As a society, do we spend enough time understanding our most vulnerable, in an effort to identify their unique qualities? Do we use that understanding to develop suitable plans for our most vulnerable, or employ the right experts to help them each take shape? Arguably, the precision with which one is nurtured, is also the most important factor in realizing an individual’s potential.
What I know for certain is that not everyone learns in the same manner, not everyone develops in the same way, and not everyone progresses at the same speed. So, why as a society, do we continue to offer blanket solutions, where the needs of so many are left unmet? Perhaps, what we need to do more of is strive to identify the unique needs of individuals, and then use what’s gained from that to inform specific development plans (their unique geometric pattern) for said individual.
It goes without saying that we should also continuing seeking out and involving the right experts, those who are best suited to develop these plans; those who do so based on reliable research, best practices and appropriate consultation.
If Tiffany’s would never cut two diamonds in the same way, why do we try to develop two individuals with the same plan?
“…at this stage in the diamond’s journey, a Tiffany polisher uses a polishing wheel sprinkled with diamond crystals to bring out the newly cut stone’s luster, symmetry and unique inner brilliance.”
As our Tiffany diamond continues along its journey, it inevitably finds itself in the hands of an expert polisher, where all 57 facets of its geometric pattern are refined to reveal its true brilliance.
As mentioned above, while the precision of the cut appears to be most critical, without polish, a Tiffany diamond can never reach its potential. Similarly, while the quality of a development plan may be the most critical to an individual’s success, without the polish, they too will not reach their potential.
In my mind, the polishers for our most vulnerable are those included in their support network – those who are responsible for refining the individual. Polishers are those who understand the individual’s plan, who work with the experts to ensure the plan is adhered to, who will support the individual along their journey, and who will both bolster an individual’s strength and hold them accountable when needed.
“… the diamond is ready to be set. Because every Tiffany diamond is unique, each setting is uniquely handcrafted so that the final design honours the diamond. A Tiffany setter fashions a mounting out of platinum or 18k yellow or rose gold that gently clasps the stone at the girdle, so that light can freely enter and exit the diamond, releasing a beautiful spectrum of colours. Each prong and basket is individually adjusted to reveal the beauty of the stone, requiring great accuracy, grace and care.”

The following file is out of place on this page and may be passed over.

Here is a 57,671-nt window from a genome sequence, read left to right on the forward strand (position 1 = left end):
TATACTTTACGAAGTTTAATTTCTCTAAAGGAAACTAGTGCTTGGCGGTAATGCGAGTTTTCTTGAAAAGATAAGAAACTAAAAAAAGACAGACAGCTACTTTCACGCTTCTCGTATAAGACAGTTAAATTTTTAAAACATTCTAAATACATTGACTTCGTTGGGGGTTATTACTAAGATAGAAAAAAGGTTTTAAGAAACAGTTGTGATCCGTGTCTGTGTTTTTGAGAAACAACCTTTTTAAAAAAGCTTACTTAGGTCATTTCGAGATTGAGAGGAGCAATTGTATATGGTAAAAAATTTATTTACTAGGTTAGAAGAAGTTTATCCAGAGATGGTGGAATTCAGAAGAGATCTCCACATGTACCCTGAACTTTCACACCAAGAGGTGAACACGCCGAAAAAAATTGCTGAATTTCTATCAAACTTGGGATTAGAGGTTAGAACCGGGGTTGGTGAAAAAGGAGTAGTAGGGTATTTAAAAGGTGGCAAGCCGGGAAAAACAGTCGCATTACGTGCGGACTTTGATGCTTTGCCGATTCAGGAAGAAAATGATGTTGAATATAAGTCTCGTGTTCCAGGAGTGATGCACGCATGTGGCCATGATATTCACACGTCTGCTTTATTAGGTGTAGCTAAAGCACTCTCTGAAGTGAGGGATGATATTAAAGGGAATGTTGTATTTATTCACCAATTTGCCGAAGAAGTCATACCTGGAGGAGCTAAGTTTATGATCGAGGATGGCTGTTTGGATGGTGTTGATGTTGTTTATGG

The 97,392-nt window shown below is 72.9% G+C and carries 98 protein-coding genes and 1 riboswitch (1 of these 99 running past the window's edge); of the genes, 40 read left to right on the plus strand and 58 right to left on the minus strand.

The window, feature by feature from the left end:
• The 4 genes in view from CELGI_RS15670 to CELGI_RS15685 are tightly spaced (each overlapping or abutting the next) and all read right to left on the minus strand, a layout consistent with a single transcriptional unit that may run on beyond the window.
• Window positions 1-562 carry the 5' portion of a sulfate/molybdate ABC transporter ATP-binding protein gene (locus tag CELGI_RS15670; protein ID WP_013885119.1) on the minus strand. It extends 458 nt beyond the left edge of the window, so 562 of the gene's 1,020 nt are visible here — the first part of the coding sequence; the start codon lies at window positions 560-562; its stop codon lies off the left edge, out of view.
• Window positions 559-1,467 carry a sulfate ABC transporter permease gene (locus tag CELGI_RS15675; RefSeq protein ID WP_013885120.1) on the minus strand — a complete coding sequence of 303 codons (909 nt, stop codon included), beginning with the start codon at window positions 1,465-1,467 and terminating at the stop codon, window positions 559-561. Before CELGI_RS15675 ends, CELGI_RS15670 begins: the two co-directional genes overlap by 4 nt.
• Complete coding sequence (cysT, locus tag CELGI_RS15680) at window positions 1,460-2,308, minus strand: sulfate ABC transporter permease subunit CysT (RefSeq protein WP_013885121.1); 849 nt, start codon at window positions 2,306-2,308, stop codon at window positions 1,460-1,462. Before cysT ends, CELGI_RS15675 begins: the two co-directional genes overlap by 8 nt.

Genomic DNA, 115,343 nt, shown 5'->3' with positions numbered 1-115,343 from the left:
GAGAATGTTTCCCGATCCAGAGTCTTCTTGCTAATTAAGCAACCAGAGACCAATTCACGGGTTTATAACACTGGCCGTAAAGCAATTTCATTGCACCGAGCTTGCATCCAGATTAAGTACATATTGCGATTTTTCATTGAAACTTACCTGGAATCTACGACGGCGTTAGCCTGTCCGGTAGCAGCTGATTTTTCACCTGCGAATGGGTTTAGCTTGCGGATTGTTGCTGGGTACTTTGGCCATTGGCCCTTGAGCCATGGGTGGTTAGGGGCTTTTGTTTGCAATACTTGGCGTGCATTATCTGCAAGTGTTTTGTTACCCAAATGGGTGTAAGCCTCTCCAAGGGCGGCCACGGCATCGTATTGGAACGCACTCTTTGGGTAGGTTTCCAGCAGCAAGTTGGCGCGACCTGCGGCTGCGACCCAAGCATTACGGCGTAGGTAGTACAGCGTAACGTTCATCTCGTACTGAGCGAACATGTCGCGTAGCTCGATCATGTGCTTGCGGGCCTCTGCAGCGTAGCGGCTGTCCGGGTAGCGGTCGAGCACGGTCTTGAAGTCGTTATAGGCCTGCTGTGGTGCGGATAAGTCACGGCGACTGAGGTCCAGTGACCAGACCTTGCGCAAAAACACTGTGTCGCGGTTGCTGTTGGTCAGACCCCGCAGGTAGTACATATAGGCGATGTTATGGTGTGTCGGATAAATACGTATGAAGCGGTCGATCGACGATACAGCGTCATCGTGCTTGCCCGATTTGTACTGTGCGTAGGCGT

It is in this stage that the Tiffany diamond’s true brilliance is revealed; however, this brilliance would never have been possible without all of the stages that came before. Each Tiffany diamond is carefully placed in a unique setting that honours the singular beauty of the stone and its incredible journey.
Just as a Tiffany diamond enjoys a unique setting that honours them, so too should our most vulnerable. As discussed, the right cut (plan) is critical, so too is the polish; however, for our most vulnerable to truly shine, they have to be set in a space that honours them; that allows their light to freely enter and exit.
For me, I see these “settings” as one’s place of work (if able), and one’s community. If one is able to work (or volunteer), then they should be encouraged to engage in something that compliments their unique design; something that amplifies their brilliance.
Ideally, one’s community should also be uniquely crafted, to further draw out their beauty. One should feel complimented by the unique qualities of those around them, without fear of competition, criticism or discrimination. A place where each individual’s unique qualities are revered and valued.
The journey of a Tiffany diamond can take roughly one year from earth to Blue Box, stopping a great many places along the way. While guiding our most vulnerable along the same journey would take a considerable amount of time and effort, I am confident that with the Tiffany method (the right people and a shared commitment to the cause) even the roughest of diamonds would reach their brilliance, and what a beautiful sight that would be.